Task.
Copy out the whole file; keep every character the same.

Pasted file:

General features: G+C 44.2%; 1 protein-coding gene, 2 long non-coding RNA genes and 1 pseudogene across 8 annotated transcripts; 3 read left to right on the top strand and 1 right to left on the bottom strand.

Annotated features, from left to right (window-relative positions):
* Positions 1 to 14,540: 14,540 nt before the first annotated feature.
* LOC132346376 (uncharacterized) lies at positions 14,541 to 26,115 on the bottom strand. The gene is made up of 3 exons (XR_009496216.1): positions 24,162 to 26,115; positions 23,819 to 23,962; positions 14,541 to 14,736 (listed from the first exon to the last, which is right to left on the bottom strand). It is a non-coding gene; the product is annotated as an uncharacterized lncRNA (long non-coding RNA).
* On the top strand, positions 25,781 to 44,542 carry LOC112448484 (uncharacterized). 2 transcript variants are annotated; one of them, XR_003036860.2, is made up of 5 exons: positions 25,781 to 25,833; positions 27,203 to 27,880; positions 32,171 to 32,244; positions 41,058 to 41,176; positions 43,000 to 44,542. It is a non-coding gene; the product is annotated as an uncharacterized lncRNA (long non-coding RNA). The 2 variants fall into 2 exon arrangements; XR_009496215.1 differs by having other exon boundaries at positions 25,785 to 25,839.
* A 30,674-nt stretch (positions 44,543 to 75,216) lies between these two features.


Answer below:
General features: G+C 44.2%; 1 protein-coding gene, 2 long non-coding RNA genes and 1 pseudogene across 8 annotated transcripts; 3 read left to right on the top strand and 1 right to left on the bottom strand.

Annotated features, from left to right (window-relative positions):
* Positions 1 to 14,540: 14,540 nt before the first annotated feature.
* LOC132346376 (uncharacterized) lies at positions 14,541 to 26,115 on the bottom strand. The gene is made up of 3 exons (XR_009496216.1): positions 24,162 to 26,115; positions 23,819 to 23,962; positions 14,541 to 14,736 (listed from the first exon to the last, which is right to left on the bottom strand). It is a non-coding gene; the product is annotated as an uncharacterized lncRNA (long non-coding RNA).
* On the top strand, positions 25,781 to 44,542 carry LOC112448484 (uncharacterized). 2 transcript variants are annotated; one of them, XR_003036860.2, is made up of 5 exons: positions 25,781 to 25,833; positions 27,203 to 27,880; positions 32,171 to 32,244; positions 41,058 to 41,176; positions 43,000 to 44,542. It is a non-coding gene; the product is annotated as an uncharacterized lncRNA (long non-coding RNA). The 2 variants fall into 2 exon arrangements; XR_009496215.1 differs by having other exon boundaries at positions 25,785 to 25,839.
* A 30,674-nt stretch (positions 44,543 to 75,216) lies between these two features.